Having Rendered Unto, the rest of the day will be spent in more secular pursuits, like a bit of lawn and garden maintenance, a bit of writing, an exercise nod to the old ticker, and — the fun bit — sheet metal.
It’s looking less like a skeleton, and more like a wing, eh?
You’re looking at the starboard wing underside, so outboard (the wing tip) is towards you, and inboard (the wing root) is in the left distance. The inboard and outboard wing panels are permanently riveted in place, and the center panel is held on by clecos (the little bronze pins are #30 clecos) and needs a touch of match/finish drilling and deburring before it gets permanently riveted in place. Then the whole thing gets turned over and the flaperon hinges are inserted, the upper side is skinned, and the wingtip and wing light are installed.
Then we get to do it all over, plus the stall warning system, in the other wing. Then, finally, on to the fuselage center section, the parts of which are impatiently vibrating on shelves in the basement workshop.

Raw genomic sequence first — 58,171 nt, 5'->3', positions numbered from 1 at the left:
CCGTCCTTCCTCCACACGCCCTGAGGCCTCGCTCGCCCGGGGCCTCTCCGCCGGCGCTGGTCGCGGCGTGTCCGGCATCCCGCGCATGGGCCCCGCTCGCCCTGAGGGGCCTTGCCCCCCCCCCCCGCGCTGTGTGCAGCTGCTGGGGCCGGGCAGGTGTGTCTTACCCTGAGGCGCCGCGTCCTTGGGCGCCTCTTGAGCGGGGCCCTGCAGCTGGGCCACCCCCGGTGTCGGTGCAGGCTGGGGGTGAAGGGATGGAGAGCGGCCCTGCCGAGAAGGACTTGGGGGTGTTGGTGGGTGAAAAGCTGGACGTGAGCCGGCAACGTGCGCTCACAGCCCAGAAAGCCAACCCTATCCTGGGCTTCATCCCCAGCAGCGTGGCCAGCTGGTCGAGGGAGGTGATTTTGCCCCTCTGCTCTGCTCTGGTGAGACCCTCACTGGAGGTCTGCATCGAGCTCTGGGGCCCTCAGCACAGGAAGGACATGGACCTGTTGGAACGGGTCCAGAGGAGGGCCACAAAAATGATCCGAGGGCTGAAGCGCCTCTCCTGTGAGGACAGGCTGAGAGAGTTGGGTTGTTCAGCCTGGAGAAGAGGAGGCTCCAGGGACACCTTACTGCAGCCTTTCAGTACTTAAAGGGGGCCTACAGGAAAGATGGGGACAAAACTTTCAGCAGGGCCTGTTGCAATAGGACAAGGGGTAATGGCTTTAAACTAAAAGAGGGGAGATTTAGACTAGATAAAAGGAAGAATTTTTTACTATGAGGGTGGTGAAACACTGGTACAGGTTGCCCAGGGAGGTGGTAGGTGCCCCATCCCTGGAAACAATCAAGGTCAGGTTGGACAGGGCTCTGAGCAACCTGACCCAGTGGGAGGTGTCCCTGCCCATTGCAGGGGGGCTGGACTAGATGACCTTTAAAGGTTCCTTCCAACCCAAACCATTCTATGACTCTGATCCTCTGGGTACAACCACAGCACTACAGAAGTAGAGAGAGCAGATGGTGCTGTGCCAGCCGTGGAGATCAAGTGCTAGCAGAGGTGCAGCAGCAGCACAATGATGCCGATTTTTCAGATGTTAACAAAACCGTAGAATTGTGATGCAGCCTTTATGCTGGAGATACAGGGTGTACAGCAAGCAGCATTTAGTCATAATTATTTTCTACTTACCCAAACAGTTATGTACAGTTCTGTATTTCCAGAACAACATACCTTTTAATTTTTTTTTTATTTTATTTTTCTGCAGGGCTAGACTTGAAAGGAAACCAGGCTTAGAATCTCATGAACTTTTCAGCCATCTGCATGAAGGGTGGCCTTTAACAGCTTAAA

Meanwhile, we can hang these wings from the ceiling — where the skeleton of this wing’s brother hangs now — until we take them from hangers to hangar for final assembly to the fuselage bits. Then there’s “nothing left to do,” except for the engine, landing gear, avionics, canopy, and overall final assembly, rigging, and inspection. Yeah, except for that.
Now you see why airplane builders will tell you that they are “90% done, with 90% to go.” That’s about where we are.
The garden maintenance is much less interesting, we fear. We have two things to do, repair a zero-turn lawnmower (two projects: flat tire and reinstall and level mower deck) and a more general trimming, weeding and clean-up of the stone patios area. We spent an hour just trimming back the dead last-years-sticks from a couple of large hydrangeas. And then we were saved by a call from Plaintiff II that she and Kid were safe in their new home in suburban St. Louis.
Sometime today we’ll redouble our search for a new dag, too. That would put a perfect cap on the weekend.